Foundations of Computer Systems
For coding assignments in this course, your program will be evaluated not simply on correctness (i.e., whether it follows the assignment specification), but also on good design and coding style. This document details specific design and style issues that I will look for when reviewing your programs. As many aspects of design are highly situational, this is by no means an exhaustive list, but you should strive to follow these guidelines as well as exercising your own judgment when designing your code.
This guide is targeted towards C and C++ code, but most of these principles apply to working in any programming language.
Good code should be largely self-documenting - i.e., the code itself (such as variable and function names) should generally make it clear what you are doing. In particular, more documentation is not necessarily better, and it is better to have clear code that doesn't need any documentation versus unclear code with extensive documentation.
Comments should not describe what the code does, but why. Novice coders (or those just starting in a new programming language) often make the mistake of documenting what the code is doing (e.g., "dereferences the pointer"). Such comments are not necessary; as a general rule of thumb, you should assume that the reader is already comfortable with the language. Instead, your comments should provide detail that is not already evident from the code itself.
There are several parts of your code that do generally deserve comments:
Proper use of whitespace is essential to the readability of your code. In particular:
One easy way to make your code hard to read is to write excessively long lines of code. For this course, you should not have any lines of code longer than 100 characters (whitespace included). Note that 80 characters is a fairly typical 'real-world' limit, so this requirement is not as strict as is often used. Lines exceeding the maximum length should be broken up across multiple lines. To quickly check the maximum line length of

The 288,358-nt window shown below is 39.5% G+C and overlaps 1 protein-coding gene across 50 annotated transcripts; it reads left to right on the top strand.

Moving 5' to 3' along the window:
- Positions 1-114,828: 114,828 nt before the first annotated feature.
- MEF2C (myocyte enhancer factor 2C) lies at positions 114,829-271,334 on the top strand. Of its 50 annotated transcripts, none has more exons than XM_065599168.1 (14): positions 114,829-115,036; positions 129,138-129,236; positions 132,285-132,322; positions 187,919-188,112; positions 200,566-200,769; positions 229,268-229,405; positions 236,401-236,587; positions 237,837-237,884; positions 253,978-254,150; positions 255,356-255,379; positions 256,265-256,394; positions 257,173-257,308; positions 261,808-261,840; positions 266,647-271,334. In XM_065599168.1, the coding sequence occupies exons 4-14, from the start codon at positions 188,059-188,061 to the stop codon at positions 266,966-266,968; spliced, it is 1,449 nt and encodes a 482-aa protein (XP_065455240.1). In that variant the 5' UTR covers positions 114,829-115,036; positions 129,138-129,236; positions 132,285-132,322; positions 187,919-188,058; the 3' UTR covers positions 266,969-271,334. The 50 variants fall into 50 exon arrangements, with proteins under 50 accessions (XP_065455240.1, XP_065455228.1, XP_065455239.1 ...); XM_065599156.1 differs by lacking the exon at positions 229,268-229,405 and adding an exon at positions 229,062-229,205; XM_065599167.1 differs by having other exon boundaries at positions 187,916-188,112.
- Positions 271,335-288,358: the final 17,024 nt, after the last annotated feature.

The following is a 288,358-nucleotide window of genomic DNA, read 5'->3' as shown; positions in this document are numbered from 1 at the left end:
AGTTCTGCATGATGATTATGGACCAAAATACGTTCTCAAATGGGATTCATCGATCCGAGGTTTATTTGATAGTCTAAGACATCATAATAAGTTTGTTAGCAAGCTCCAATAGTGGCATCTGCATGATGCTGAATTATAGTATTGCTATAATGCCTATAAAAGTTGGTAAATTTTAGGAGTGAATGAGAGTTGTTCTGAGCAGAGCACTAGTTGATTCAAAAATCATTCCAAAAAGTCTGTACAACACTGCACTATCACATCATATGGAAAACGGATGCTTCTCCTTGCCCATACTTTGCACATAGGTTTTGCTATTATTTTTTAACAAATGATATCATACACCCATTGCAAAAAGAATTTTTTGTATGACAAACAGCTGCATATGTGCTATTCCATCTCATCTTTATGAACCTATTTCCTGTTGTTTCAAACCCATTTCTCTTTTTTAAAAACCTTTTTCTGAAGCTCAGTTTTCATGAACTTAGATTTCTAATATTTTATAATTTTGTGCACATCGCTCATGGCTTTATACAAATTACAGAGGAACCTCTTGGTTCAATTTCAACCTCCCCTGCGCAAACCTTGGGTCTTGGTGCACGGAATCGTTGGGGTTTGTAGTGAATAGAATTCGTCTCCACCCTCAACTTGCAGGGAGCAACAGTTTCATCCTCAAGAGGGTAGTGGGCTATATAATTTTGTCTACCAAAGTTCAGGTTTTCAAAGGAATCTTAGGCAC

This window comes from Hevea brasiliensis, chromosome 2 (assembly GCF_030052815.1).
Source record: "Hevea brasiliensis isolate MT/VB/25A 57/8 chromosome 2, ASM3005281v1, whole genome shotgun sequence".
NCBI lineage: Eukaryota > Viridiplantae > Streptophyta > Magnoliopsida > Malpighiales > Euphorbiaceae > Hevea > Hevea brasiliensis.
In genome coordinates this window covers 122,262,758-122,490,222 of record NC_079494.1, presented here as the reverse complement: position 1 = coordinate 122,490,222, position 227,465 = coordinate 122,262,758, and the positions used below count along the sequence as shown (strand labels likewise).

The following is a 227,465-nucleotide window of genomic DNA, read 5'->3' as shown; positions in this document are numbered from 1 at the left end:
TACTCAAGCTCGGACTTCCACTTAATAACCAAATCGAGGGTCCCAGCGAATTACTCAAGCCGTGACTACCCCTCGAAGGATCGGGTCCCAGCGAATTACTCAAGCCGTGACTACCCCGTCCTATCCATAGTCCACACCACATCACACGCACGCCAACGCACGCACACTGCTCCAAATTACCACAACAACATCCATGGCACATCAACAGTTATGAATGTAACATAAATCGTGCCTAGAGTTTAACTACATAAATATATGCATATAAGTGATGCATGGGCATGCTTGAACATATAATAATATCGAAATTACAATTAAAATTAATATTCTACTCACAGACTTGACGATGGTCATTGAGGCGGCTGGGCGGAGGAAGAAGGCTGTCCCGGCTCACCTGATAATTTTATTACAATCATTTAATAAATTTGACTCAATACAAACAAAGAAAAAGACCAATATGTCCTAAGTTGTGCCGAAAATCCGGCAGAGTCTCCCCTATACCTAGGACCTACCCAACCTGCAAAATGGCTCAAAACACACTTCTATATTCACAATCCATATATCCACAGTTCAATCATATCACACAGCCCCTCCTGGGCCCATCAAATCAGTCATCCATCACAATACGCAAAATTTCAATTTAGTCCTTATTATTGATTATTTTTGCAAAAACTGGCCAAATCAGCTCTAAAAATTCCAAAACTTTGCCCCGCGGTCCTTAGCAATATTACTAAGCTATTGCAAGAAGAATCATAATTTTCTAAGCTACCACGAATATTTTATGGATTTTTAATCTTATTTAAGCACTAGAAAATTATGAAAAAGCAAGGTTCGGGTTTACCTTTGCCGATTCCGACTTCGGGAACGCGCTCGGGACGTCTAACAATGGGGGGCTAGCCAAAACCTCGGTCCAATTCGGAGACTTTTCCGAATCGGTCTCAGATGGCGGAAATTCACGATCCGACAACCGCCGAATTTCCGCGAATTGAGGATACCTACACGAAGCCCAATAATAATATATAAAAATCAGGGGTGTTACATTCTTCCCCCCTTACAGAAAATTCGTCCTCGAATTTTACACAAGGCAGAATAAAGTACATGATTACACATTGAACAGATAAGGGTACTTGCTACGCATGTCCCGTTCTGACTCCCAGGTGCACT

file.c, you can run the following command on Linux:
wc -L file.c
Variable names should clearly describe what the variable contains. Local variables with obvious purposes (such as a loop counter) may be named with a single letter (e.g.,
i); other variables should not. Generic variable names (e.g.,
asdf) should never be used. Variable names should be descriptive but concise; e.g., a name like
sumOfAllArrayValues could probably be better named simply
arraySum. Variable names should generally be nouns (e.g.,
arraySum) while function names should generally be verbs (e.g.,
Variable names with multiple words should be formatted consistently. For example,
array_sum are both fine, but using
arraySum in one place and
array_sum in another is not. Pick your convention and stick to it -- standard C convention generally dictates using underscores to separate words, but this convention is not required as long as you are consistent.
"Magic numbers" are numbers in your code that have a meaning beyond their own values. For example, in the line
num_days = num_years * 365, the number 365 has a significance beyond simply being the number 365 -- it's the number of days in a year. Magic numbers like these should be named using
#define at the top of the file, as follows:
#define DAYS_IN_YEAR 365 ... num_days = num_years * DAYS_IN_YEAR;